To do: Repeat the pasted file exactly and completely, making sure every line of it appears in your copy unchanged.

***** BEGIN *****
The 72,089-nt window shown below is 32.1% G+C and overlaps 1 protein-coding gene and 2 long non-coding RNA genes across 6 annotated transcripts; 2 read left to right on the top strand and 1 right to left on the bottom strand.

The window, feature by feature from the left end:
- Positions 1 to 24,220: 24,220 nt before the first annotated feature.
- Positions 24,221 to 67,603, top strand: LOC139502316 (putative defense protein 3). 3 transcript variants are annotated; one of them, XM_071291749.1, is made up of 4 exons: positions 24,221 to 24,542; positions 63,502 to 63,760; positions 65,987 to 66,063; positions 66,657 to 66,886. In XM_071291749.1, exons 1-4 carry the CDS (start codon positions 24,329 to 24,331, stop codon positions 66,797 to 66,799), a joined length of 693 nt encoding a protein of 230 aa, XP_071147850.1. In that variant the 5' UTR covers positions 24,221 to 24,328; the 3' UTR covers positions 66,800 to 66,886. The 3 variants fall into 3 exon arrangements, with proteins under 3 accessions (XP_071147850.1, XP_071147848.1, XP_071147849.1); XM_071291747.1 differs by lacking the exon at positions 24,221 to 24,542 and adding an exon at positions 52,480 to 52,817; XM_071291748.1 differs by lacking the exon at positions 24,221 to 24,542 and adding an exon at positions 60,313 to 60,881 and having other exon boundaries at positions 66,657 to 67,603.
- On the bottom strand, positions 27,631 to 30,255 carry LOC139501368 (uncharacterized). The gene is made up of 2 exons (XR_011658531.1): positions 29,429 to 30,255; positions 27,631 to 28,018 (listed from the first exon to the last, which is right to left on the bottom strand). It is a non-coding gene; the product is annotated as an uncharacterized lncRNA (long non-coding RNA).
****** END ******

The 72,089-nt window shown below is 32.1% G+C and overlaps 1 protein-coding gene and 2 long non-coding RNA genes across 6 annotated transcripts; 2 read left to right on the top strand and 1 right to left on the bottom strand.

The window, feature by feature from the left end:
- Positions 1 to 24,220: 24,220 nt before the first annotated feature.
- Positions 24,221 to 67,603, top strand: LOC139502316 (putative defense protein 3). 3 transcript variants are annotated; one of them, XM_071291749.1, is made up of 4 exons: positions 24,221 to 24,542; positions 63,502 to 63,760; positions 65,987 to 66,063; positions 66,657 to 66,886. In XM_071291749.1, exons 1-4 carry the CDS (start codon positions 24,329 to 24,331, stop codon positions 66,797 to 66,799), a joined length of 693 nt encoding a protein of 230 aa, XP_071147850.1. In that variant the 5' UTR covers positions 24,221 to 24,328; the 3' UTR covers positions 66,800 to 66,886. The 3 variants fall into 3 exon arrangements, with proteins under 3 accessions (XP_071147850.1, XP_071147848.1, XP_071147849.1); XM_071291747.1 differs by lacking the exon at positions 24,221 to 24,542 and adding an exon at positions 52,480 to 52,817; XM_071291748.1 differs by lacking the exon at positions 24,221 to 24,542 and adding an exon at positions 60,313 to 60,881 and having other exon boundaries at positions 66,657 to 67,603.
- On the bottom strand, positions 27,631 to 30,255 carry LOC139501368 (uncharacterized). The gene is made up of 2 exons (XR_011658531.1): positions 29,429 to 30,255; positions 27,631 to 28,018 (listed from the first exon to the last, which is right to left on the bottom strand). It is a non-coding gene; the product is annotated as an uncharacterized lncRNA (long non-coding RNA).